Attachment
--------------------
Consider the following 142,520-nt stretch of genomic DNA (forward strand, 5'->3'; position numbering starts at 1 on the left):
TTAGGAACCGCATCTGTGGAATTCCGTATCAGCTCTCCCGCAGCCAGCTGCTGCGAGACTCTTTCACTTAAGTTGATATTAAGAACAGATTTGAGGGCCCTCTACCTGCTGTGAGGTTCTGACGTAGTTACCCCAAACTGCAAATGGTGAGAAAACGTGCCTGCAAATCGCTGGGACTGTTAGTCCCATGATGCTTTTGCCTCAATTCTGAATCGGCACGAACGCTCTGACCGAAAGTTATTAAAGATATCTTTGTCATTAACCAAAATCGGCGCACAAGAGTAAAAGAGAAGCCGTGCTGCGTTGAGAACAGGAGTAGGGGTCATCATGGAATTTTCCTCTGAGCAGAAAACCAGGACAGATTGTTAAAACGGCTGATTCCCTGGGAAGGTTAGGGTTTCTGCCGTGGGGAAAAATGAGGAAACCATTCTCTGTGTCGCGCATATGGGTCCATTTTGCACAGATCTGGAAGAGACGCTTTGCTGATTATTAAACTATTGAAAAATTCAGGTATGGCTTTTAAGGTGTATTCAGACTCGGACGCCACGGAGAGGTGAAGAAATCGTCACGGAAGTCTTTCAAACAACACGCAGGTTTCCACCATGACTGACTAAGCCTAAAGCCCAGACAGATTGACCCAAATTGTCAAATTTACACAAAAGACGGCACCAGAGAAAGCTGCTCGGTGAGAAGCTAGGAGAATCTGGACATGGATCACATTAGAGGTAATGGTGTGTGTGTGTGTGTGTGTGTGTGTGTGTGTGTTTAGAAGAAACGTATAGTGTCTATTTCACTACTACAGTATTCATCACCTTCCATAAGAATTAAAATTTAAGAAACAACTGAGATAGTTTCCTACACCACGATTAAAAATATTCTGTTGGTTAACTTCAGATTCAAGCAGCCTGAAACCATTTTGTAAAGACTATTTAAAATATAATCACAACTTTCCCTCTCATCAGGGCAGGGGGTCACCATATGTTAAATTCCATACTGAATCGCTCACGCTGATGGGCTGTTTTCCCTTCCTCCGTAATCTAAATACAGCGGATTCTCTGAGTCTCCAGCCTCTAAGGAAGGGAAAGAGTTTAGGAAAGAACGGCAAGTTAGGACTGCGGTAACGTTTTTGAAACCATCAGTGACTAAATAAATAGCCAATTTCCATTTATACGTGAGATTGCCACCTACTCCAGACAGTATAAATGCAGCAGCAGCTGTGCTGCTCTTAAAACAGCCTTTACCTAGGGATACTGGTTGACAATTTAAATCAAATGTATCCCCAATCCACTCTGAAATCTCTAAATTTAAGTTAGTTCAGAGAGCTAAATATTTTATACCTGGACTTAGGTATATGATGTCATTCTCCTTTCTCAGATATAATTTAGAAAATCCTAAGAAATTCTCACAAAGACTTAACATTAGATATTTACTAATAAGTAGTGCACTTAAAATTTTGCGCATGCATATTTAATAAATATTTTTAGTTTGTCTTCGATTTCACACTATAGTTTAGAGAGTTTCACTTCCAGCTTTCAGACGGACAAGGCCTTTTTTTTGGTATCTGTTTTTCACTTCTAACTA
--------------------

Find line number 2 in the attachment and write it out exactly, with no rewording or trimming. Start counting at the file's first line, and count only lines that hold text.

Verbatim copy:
TTAGGAACCGCATCTGTGGAATTCCGTATCAGCTCTCCCGCAGCCAGCTGCTGCGAGACTCTTTCACTTAAGTTGATATTAAGAACAGATTTGAGGGCCCTCTACCTGCTGTGAGGTTCTGACGTAGTTACCCCAAACTGCAAATGGTGAGAAAACGTGCCTGCAAATCGCTGGGACTGTTAGTCCCATGATGCTTTTGCCTCAATTCTGAATCGGCACGAACGCTCTGACCGAAAGTTATTAAAGATATCTTTGTCATTAACCAAAATCGGCGCACAAGAGTAAAAGAGAAGCCGTGCTGCGTTGAGAACAGGAGTAGGGGTCATCATGGAATTTTCCTCTGAGCAGAAAACCAGGACAGATTGTTAAAACGGCTGATTCCCTGGGAAGGTTAGGGTTTCTGCCGTGGGGAAAAATGAGGAAACCATTCTCTGTGTCGCGCATATGGGTCCATTTTGCACAGATCTGGAAGAGACGCTTTGCTGATTATTAAACTATTGAAAAATTCAGGTATGGCTTTTAAGGTGTATTCAGACTCGGACGCCACGGAGAGGTGAAGAAATCGTCACGGAAGTCTTTCAAACAACACGCAGGTTTCCACCATGACTGACTAAGCCTAAAGCCCAGACAGATTGACCCAAATTGTCAAATTTACACAAAAGACGGCACCAGAGAAAGCTGCTCGGTGAGAAGCTAGGAGAATCTGGACATGGATCACATTAGAGGTAATGGTGTGTGTGTGTGTGTGTGTGTGTGTGTGTGTGTTTAGAAGAAACGTATAGTGTCTATTTCACTACTACAGTATTCATCACCTTCCATAAGAATTAAAATTTAAGAAACAACTGAGATAGTTTCCTACACCACGATTAAAAATATTCTGTTGGTTAACTTCAGATTCAAGCAGCCTGAAACCATTTTGTAAAGACTATTTAAAATATAATCACAACTTTCCCTCTCATCAGGGCAGGGGGTCACCATATGTTAAATTCCATACTGAATCGCTCACGCTGATGGGCTGTTTTCCCTTCCTCCGTAATCTAAATACAGCGGATTCTCTGAGTCTCCAGCCTCTAAGGAAGGGAAAGAGTTTAGGAAAGAACGGCAAGTTAGGACTGCGGTAACGTTTTTGAAACCATCAGTGACTAAATAAATAGCCAATTTCCATTTATACGTGAGATTGCCACCTACTCCAGACAGTATAAATGCAGCAGCAGCTGTGCTGCTCTTAAAACAGCCTTTACCTAGGGATACTGGTTGACAATTTAAATCAAATGTATCCCCAATCCACTCTGAAATCTCTAAATTTAAGTTAGTTCAGAGAGCTAAATATTTTATACCTGGACTTAGGTATATGATGTCATTCTCCTTTCTCAGATATAATTTAGAAAATCCTAAGAAATTCTCACAAAGACTTAACATTAGATATTTACTAATAAGTAGTGCACTTAAAATTTTGCGCATGCATATTTAATAAATATTTTTAGTTTGTCTTCGATTTCACACTATAGTTTAGAGAGTTTCACTTCCAGCTTTCAGACGGACAAGGCCTTTTTTTTGGTATCTGTTTTTCACTTCTAACTA